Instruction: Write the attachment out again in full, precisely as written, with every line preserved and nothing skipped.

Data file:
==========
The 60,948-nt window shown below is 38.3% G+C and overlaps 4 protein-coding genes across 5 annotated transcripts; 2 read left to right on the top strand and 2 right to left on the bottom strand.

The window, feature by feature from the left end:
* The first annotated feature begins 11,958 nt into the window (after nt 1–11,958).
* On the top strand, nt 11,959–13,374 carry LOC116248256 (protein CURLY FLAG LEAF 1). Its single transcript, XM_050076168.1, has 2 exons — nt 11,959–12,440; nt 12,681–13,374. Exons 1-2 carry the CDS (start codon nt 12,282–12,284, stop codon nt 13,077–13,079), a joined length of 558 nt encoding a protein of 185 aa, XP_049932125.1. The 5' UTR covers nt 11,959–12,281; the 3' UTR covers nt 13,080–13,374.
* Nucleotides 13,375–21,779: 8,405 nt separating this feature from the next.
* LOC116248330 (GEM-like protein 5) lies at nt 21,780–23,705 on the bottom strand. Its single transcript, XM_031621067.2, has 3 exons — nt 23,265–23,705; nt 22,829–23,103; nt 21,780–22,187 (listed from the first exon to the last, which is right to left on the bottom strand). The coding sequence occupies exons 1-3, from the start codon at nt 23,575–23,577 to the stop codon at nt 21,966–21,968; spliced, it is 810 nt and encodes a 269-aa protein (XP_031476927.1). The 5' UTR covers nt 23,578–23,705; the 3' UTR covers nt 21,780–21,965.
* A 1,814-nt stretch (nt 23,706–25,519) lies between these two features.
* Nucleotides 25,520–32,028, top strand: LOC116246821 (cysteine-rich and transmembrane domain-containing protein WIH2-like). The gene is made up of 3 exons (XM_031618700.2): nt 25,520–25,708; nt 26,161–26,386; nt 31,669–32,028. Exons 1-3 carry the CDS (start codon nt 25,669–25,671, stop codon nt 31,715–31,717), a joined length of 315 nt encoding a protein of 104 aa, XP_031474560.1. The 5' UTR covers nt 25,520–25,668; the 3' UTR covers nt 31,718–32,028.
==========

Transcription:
The 60,948-nt window shown below is 38.3% G+C and overlaps 4 protein-coding genes across 5 annotated transcripts; 2 read left to right on the top strand and 2 right to left on the bottom strand.

The window, feature by feature from the left end:
* The first annotated feature begins 11,958 nt into the window (after nt 1–11,958).
* On the top strand, nt 11,959–13,374 carry LOC116248256 (protein CURLY FLAG LEAF 1). Its single transcript, XM_050076168.1, has 2 exons — nt 11,959–12,440; nt 12,681–13,374. Exons 1-2 carry the CDS (start codon nt 12,282–12,284, stop codon nt 13,077–13,079), a joined length of 558 nt encoding a protein of 185 aa, XP_049932125.1. The 5' UTR covers nt 11,959–12,281; the 3' UTR covers nt 13,080–13,374.
* Nucleotides 13,375–21,779: 8,405 nt separating this feature from the next.
* LOC116248330 (GEM-like protein 5) lies at nt 21,780–23,705 on the bottom strand. Its single transcript, XM_031621067.2, has 3 exons — nt 23,265–23,705; nt 22,829–23,103; nt 21,780–22,187 (listed from the first exon to the last, which is right to left on the bottom strand). The coding sequence occupies exons 1-3, from the start codon at nt 23,575–23,577 to the stop codon at nt 21,966–21,968; spliced, it is 810 nt and encodes a 269-aa protein (XP_031476927.1). The 5' UTR covers nt 23,578–23,705; the 3' UTR covers nt 21,780–21,965.
* A 1,814-nt stretch (nt 23,706–25,519) lies between these two features.
* Nucleotides 25,520–32,028, top strand: LOC116246821 (cysteine-rich and transmembrane domain-containing protein WIH2-like). The gene is made up of 3 exons (XM_031618700.2): nt 25,520–25,708; nt 26,161–26,386; nt 31,669–32,028. Exons 1-3 carry the CDS (start codon nt 25,669–25,671, stop codon nt 31,715–31,717), a joined length of 315 nt encoding a protein of 104 aa, XP_031474560.1. The 5' UTR covers nt 25,520–25,668; the 3' UTR covers nt 31,718–32,028.